Access to Justice for the Victims of Sexual ViolenceNSRLP
The disclosures of the last five weeks have been extraordinary.
Not because it comes as any surprise to me (or to most other women) that there are powerful men who think they can impose themselves on women, often multiple women – physically, sexually, verbally – and who believe they will never be checked for their bad behavior. This is part of almost all women’s lives.
But now, suddenly, there is a feeling that people are listening. Not just listening to ridicule and undermine, but listening to understand, listening with belief, and wanting to take action. This doesn’t mean “case closed” – it just means that it is possible to hope for an investigation, perhaps an adjudication, and a just and safe outcome.
Sexual violence is an Access to Justice issue.
For thousands of years, women have been harassed, assaulted and raped by men with impunity. Even when we finally developed some legal rules and procedures to address this in the 20th century, they didn’t work.
The criminal justice process does not protect women
The criminal justice process does not provide justice in cases of sexual assault and rape.
- Look at the statistics on reporting sexual violence to police (fewer than 10%). This is easy to understand if you remember the painful collapse of the Ghomeshi trial amidst the hounding of victims as “liars” and “odd” when they failed to accurately recall tiny details of a years-old trauma.
- Look at the offensive and just plain bone-headed comments made by numerous members of the judiciary presiding over such trials, their complete lack of knowledge of the dynamics of sexual violence, and how the legal establishment rushes to defend them.
- Rich predators can afford “expert” counsel who exploit the trial process to humiliate victims. Victims rely on a ludicrously under-resourced public prosecution service.
Every day in Canada, many women who believe it should be possible to obtain police protection against violent men find the response to their call for help unhelpful, or worse. Most women are dismissed or discouraged – told to call back, or told that someone will call them back; often no one does. Many women who braced themselves to make that first call for help cannot face the prospect of repeating a traumatic story, over and over.
Those who struggle on may eventually get an interview with a police officer (often untrained in interviewing victims of sexual violence). Then they wait. Waiting for action is especially difficult when you are frightened, anxious, and need to protect yourself.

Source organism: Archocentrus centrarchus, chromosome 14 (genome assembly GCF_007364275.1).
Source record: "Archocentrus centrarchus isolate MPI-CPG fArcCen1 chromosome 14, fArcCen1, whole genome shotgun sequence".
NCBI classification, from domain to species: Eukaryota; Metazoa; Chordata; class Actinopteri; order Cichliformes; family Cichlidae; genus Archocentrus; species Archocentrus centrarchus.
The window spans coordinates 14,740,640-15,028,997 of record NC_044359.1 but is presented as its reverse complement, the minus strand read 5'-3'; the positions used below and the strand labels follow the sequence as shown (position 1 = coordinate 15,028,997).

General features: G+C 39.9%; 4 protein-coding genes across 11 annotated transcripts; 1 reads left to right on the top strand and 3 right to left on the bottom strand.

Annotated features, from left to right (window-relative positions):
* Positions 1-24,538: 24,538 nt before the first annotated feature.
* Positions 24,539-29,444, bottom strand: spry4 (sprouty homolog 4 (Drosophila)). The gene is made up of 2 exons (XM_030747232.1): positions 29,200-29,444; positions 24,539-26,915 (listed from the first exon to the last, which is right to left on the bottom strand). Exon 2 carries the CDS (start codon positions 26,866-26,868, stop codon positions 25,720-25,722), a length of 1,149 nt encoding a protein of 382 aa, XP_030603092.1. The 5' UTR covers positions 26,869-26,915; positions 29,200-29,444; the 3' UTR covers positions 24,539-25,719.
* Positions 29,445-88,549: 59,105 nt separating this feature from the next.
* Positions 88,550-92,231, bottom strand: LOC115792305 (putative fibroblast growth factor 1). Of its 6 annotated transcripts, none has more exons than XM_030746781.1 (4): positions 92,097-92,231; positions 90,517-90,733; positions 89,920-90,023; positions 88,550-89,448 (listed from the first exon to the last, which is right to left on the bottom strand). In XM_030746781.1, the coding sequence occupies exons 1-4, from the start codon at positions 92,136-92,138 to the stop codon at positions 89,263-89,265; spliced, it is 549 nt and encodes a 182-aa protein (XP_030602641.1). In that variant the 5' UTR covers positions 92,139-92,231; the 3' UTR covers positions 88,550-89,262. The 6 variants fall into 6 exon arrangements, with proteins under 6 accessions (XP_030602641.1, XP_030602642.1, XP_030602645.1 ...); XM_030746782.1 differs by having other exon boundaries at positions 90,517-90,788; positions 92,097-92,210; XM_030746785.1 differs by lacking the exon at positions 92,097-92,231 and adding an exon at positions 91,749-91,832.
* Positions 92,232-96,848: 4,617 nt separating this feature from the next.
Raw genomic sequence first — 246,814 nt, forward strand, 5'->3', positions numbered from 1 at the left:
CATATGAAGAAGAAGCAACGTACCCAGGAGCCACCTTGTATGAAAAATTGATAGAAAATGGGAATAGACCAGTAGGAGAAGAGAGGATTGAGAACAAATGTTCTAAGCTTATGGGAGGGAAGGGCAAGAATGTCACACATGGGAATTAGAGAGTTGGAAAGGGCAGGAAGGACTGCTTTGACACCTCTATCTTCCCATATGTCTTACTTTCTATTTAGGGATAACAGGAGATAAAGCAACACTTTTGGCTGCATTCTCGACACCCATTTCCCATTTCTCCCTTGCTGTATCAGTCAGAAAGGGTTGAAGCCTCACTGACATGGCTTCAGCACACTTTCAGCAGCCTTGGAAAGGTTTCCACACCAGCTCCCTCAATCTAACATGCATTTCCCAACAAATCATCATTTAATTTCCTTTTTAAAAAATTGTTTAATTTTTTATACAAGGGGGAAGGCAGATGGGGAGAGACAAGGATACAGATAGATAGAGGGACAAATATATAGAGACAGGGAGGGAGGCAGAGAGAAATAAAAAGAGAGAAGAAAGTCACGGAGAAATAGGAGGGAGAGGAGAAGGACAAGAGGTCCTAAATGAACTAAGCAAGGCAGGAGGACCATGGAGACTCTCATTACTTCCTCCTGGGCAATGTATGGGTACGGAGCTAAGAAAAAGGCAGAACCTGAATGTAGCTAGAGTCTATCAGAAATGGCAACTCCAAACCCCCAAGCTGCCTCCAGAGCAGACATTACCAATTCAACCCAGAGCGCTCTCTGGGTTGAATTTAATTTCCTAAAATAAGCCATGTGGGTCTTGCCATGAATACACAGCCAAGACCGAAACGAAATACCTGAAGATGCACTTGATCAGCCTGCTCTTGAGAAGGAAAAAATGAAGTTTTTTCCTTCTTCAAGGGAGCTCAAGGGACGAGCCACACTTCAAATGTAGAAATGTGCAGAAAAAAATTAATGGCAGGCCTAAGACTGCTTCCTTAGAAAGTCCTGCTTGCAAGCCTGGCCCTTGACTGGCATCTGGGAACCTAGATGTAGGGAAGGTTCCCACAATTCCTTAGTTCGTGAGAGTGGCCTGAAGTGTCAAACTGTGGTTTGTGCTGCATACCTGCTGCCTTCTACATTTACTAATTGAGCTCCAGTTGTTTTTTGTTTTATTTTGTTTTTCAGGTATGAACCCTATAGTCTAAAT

In a fraction of cases, charges will be pressed. This means more waiting, more interviews, requests for more information. If the case goes to trial, it is likely that the complainant will meet the Crown assigned to her case just hours or even minutes before the trial.
Then there is what happens at trial. I have colleagues who tell me earnestly that Marie Henein did “exactly what a good defence lawyer should do” in the Ghomeshi trial, and that her cross-examination of the complainants was not “witness-whacking”. But let’s cut to the chase – there is no genuine A2J where complainants have to be part of a process that is completely uninformed by any knowledge of the trauma of sexual assault, and that is designed to humiliate the complainants rather than test the relevant evidence.
The civil justice process does not work either
The civil process has some distinct advantages for the victims of sexual violence. The standard of proof (“the balance of probabilities”) is more realistic for what is (almost always) a witness-less assault. The complainant can have a lawyer (if they can afford one) from an early stage to advise and support them.
But despite these improvements on the criminal process, this is still a deeply flawed system. The adversarial process (“he said, she said”) is extremely harsh for complainants who have their credibility, recollection, and motives attacked over and over by opposing counsel. The defence may also bring “experts” forward who say that a victim is lying about lack of consent, or has no psychological damage from being raped, or denigrate her with other so-called expert psychological evaluation.